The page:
So, what should industrial marketers do to help increase their chances of success in 2020? Many are already on the right track. Without tradeshows and in-person events to connect with prospects, look to webinars to replicate that experience. Webinars offer you the same chance to demonstrate your products and answer questions in real-time.

Remember, while engineers have also had their workflow disrupted, they are still in need of technical information. Continue to create relevant content and stay tuned in to your audience’s needs.

Market Research Marketing Trends Marketing, General
working from home marketing

Updated Tips for Marketing During COVID-19

working from home marketing

Many businesses have never faced the level of uncertainty they are confronted with now during the global pandemic. Some are experiencing declining revenue and are beginning to institute cost-cutting measures, including reducing their advertising and marketing spending.

In the wake of the last recession in 2008, ad spending dropped 13 percent, as reported in Forbes.

But history shows that cutting back on marketing during challenging times can be a risky move, leading to depressed results over a longer period of time.

The Advertising Specialty Institute compiled a century’s worth of data about the benefits of continuing to market and advertise during a recession.

One example: McGraw-Hill Research analyzed 600 B2B companies from 1980 through 1985. Their research found that business-to-business firms that maintained or increased advertising expenditures during the 1981-1982 recession averaged significantly higher sales growth, both during the recession and for the following three years, than those that eliminated or decreased advertising.

Why Maintain Marketing Momentum?

Discretionary spending such as advertising and marketing may be easy targets for CFO’s attempting cost control, but executives should look first to reduce other operating expenses. Maintaining marketing momentum during this time has numerous advantages:

  • With some companies cutting back, there is less competition for your audience’s attention, and therefore getting noticed becomes easier.
  • You may be able to gain market share from competitors who don’t maintain their marketing presence.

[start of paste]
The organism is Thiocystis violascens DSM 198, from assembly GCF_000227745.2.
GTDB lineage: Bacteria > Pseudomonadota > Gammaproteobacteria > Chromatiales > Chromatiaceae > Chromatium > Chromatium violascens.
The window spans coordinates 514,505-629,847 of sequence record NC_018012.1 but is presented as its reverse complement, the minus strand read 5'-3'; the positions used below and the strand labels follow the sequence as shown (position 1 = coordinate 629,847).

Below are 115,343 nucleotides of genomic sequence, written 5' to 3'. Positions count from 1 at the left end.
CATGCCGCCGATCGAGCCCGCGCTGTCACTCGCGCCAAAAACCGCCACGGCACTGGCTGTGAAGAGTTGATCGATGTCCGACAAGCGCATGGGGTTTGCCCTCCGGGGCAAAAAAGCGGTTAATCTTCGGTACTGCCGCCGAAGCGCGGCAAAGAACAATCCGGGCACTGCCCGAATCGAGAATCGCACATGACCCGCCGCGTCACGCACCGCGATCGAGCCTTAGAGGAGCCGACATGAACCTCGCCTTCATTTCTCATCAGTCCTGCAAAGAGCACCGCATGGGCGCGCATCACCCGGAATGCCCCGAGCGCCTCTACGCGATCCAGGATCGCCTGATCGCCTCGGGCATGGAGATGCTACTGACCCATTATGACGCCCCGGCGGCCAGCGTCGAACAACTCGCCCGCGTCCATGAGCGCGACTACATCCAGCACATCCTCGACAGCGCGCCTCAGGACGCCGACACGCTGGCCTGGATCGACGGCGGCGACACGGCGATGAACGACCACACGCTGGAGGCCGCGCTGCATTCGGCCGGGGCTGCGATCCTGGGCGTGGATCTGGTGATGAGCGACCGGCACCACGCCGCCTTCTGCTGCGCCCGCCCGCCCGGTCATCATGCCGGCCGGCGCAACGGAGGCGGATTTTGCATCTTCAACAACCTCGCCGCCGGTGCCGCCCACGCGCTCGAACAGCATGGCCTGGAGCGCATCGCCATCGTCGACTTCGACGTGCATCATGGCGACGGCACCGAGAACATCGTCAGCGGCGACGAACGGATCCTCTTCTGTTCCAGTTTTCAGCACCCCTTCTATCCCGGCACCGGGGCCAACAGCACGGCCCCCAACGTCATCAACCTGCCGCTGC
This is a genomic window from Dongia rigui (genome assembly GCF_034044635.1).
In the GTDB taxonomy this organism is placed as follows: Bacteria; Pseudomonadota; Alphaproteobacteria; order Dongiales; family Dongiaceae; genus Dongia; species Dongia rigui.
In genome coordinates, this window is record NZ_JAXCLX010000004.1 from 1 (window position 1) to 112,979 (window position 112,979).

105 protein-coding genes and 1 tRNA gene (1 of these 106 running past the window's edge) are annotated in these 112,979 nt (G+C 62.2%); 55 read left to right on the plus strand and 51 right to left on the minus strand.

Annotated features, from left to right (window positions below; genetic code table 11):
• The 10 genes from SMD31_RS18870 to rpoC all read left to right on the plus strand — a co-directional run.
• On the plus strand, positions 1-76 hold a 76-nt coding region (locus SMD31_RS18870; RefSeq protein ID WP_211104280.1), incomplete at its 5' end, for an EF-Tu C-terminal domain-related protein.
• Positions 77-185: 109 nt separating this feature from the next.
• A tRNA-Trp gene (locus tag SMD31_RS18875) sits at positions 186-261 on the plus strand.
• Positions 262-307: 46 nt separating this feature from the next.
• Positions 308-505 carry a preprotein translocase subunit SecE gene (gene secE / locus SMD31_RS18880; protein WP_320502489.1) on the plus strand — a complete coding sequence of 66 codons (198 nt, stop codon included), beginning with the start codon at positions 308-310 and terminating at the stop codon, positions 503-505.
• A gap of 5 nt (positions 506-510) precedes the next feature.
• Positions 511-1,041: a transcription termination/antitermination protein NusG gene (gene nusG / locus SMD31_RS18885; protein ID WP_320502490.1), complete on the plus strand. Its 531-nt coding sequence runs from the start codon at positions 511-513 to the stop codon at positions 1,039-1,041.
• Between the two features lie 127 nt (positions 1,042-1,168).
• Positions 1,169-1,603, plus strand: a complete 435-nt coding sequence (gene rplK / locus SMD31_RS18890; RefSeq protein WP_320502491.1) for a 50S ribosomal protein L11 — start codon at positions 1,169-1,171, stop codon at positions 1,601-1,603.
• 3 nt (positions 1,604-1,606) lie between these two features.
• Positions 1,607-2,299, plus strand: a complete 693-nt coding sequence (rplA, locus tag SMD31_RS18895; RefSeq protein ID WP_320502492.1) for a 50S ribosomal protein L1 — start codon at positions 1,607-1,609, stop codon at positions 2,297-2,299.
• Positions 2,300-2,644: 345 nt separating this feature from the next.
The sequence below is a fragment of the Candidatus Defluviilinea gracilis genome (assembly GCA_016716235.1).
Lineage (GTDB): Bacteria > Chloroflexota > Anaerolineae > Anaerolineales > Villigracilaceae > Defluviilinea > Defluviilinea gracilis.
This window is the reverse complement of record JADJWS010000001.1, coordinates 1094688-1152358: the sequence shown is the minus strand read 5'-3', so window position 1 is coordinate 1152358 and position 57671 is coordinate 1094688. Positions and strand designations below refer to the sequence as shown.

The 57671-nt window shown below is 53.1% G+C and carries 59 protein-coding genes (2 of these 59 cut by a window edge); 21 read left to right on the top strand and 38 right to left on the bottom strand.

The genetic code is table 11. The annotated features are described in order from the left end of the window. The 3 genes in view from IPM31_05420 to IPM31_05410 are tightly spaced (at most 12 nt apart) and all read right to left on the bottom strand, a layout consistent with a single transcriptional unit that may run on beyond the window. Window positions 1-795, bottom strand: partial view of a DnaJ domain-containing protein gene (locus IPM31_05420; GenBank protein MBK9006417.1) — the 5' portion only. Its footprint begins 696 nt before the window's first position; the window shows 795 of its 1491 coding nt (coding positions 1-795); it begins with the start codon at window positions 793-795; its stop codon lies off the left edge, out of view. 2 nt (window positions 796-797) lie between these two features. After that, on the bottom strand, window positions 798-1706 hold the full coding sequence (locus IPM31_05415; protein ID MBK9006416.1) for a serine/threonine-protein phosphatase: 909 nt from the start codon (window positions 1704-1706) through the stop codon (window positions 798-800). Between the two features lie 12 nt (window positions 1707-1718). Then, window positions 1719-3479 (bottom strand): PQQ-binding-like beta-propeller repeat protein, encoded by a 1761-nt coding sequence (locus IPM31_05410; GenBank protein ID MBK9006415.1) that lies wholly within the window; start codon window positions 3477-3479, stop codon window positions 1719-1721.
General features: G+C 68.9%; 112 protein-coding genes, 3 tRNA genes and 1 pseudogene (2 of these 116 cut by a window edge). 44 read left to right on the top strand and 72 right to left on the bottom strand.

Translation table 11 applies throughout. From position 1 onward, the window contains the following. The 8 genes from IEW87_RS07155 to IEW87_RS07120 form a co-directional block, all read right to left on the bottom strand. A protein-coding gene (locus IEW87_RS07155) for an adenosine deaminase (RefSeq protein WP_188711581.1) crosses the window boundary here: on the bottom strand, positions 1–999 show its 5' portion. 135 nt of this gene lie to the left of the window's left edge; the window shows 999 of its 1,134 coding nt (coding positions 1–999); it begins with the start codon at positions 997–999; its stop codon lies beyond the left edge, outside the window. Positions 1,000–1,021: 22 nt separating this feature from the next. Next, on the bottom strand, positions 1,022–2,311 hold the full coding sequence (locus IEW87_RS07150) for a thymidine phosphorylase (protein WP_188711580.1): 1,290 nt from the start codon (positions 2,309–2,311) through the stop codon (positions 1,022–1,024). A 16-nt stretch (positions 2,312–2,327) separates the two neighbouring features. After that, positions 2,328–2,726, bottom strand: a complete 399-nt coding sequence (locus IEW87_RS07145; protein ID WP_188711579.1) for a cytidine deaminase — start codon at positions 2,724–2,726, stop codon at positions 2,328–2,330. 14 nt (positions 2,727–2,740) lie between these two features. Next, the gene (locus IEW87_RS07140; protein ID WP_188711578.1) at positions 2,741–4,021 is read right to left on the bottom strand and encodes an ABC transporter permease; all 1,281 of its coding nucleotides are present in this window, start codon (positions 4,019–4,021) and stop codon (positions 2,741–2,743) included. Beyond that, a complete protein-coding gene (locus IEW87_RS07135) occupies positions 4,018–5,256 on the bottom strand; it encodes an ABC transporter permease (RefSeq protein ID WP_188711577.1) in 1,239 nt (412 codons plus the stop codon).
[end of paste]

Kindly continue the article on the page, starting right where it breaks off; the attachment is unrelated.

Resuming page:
• The cost of advertising space can be lower as demand for inventory decreases.
  • By maintaining a marketing presence, you can project a company image of stability and strength. No one wants to do business with a company that is perceived to be struggling.
  • You can stay top of mind with your customers and prospects.
  • If you let campaigns languish, and your customers’ buy cycle is long, you may continue to struggle even when conditions are more favorable because the top of your sales funnel will be empty.
  • Currently, there is a huge surge in internet traffic with many people working remotely, helping to expand the potential audience for your digital presence.

Continue Marketing, but Make Changes

While the arguments are strong to continue advertising and marketing during economic downturns and other challenging times, you may not want to do exactly what you have been doing in the past.

  • Check your messaging and revise as needed. Make sure that all content you share with your audience at this time is relevant, authentic, and sensitive to what your customers might be going through. Also, if customers must interact with your company in a different way now, be sure to communicate that clearly.
  • Reposition products and services. If your product and service offerings are in any way related to providing assistance during the current crisis, you can do some repositioning. Testing equipment, protective material, products that increase efficiency, or a service that benefits a remote workforce—these are just a few examples of areas that might be ripe for repositioning. Make sure your messaging reads as being helpful rather than as taking advantage of the situation.
  • Share good news. Maybe your company is performing some type of community service to help others afflicted by the coronavirus, or you have employees who are volunteering their time for the cause. Highlight these cases in your next newsletter, or even publish a special edition. We could all use some positive news.
  • Justify your marketing budget. When potential cutbacks loom, you may be asked to defend your budget. Make sure you are prepared. Track your marketing metrics and produce reports to demonstrate to executives that your marketing programs are working—and prepare your talking points on the detrimental effects of pulling back on marketing.